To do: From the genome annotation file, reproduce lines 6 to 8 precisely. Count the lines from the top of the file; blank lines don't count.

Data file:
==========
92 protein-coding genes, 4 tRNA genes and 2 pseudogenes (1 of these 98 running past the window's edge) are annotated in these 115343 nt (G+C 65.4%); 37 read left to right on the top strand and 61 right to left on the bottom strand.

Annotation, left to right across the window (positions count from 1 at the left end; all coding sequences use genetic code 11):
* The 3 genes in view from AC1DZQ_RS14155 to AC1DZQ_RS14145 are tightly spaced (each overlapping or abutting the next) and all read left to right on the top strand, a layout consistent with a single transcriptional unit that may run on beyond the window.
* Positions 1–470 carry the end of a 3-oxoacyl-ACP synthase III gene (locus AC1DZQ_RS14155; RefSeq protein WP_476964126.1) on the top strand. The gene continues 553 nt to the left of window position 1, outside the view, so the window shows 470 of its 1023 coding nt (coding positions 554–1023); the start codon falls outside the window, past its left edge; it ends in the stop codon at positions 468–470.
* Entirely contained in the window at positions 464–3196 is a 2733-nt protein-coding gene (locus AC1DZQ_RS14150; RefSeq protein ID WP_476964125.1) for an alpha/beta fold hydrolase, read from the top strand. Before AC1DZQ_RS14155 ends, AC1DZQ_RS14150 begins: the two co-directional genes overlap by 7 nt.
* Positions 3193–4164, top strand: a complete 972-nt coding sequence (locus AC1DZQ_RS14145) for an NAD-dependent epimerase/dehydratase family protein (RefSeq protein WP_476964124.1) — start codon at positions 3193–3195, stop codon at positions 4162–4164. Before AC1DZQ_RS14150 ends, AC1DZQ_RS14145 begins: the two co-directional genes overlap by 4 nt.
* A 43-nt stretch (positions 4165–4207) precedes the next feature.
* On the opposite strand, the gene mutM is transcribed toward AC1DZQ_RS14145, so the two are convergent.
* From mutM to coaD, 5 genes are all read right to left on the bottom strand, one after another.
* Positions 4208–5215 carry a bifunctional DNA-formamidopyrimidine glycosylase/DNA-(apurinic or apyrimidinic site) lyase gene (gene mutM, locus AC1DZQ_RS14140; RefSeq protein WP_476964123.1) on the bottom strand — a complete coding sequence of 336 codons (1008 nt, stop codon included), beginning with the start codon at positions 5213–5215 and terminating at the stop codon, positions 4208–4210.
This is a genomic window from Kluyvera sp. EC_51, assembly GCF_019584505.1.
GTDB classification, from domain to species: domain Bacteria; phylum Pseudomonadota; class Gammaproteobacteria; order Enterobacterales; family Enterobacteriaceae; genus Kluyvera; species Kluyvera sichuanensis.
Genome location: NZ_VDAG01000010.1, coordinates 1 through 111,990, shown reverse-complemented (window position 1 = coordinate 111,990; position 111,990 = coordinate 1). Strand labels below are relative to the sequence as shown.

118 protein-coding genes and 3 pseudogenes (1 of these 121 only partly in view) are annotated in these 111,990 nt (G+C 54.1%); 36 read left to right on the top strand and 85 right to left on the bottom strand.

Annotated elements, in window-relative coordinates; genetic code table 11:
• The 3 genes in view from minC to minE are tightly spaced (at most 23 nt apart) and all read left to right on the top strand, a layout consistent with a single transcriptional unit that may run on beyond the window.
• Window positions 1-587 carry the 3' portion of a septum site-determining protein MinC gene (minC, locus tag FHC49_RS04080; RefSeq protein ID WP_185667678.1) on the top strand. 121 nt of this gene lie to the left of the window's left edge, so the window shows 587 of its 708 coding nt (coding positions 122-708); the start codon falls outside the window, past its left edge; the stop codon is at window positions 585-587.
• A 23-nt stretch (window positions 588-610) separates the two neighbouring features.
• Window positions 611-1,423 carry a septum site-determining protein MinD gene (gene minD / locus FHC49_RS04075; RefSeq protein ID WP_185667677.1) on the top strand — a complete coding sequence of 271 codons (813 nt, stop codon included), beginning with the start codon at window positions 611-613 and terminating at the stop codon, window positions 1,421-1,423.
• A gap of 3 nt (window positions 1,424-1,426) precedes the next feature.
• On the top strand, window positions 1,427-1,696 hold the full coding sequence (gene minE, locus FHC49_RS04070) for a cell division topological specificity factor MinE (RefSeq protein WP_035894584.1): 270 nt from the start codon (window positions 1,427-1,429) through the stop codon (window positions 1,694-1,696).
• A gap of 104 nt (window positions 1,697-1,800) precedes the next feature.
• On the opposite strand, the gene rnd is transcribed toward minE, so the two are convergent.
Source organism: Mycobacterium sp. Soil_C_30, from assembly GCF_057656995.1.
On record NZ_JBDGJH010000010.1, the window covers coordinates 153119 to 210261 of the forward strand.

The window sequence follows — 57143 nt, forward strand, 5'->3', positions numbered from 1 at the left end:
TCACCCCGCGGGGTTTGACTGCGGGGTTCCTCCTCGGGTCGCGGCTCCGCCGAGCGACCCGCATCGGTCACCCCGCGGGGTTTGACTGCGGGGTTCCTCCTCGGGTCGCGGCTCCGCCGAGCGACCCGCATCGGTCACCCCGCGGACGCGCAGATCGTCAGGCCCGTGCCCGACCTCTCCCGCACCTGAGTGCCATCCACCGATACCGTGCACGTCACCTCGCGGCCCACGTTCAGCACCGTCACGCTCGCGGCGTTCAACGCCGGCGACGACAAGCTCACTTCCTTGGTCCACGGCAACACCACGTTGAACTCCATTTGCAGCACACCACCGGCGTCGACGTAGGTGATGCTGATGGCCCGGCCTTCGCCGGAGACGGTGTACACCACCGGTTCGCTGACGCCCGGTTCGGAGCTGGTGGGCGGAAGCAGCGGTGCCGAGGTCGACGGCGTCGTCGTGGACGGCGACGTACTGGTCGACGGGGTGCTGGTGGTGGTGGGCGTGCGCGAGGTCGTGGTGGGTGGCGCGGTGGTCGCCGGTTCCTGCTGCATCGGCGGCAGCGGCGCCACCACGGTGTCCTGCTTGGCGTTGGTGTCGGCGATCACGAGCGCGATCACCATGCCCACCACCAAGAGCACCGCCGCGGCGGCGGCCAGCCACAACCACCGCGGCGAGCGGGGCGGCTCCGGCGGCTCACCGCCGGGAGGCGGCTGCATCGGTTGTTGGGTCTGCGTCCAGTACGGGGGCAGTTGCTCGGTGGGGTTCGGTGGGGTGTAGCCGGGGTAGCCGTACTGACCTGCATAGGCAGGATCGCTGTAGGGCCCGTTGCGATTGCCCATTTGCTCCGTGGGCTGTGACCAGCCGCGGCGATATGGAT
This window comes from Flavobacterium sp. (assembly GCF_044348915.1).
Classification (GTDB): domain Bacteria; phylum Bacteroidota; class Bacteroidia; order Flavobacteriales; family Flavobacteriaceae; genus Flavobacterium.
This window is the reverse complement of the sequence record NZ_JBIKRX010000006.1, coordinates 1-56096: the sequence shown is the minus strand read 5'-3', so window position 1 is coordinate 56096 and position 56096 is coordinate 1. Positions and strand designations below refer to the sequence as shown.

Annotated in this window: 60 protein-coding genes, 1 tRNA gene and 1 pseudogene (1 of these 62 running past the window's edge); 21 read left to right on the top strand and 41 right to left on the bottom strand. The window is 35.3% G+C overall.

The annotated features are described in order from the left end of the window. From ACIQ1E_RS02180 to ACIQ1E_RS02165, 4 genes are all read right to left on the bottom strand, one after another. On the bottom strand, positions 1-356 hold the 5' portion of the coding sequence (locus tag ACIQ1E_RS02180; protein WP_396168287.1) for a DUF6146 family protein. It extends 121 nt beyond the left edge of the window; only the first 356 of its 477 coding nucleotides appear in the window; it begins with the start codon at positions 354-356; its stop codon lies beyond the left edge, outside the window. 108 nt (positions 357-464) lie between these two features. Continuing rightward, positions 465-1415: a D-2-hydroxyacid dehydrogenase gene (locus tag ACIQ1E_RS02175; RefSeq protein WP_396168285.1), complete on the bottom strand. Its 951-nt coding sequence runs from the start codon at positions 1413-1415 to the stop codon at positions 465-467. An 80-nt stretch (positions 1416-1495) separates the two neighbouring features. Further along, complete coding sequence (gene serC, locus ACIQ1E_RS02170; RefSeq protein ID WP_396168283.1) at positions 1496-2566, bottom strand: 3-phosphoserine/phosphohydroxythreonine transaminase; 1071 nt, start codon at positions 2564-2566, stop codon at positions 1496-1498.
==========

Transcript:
* Positions 3193–4164, top strand: a complete 972-nt coding sequence (locus AC1DZQ_RS14145) for an NAD-dependent epimerase/dehydratase family protein (RefSeq protein WP_476964124.1) — start codon at positions 3193–3195, stop codon at positions 4162–4164. Before AC1DZQ_RS14150 ends, AC1DZQ_RS14145 begins: the two co-directional genes overlap by 4 nt.
* A 43-nt stretch (positions 4165–4207) precedes the next feature.
* On the opposite strand, the gene mutM is transcribed toward AC1DZQ_RS14145, so the two are convergent.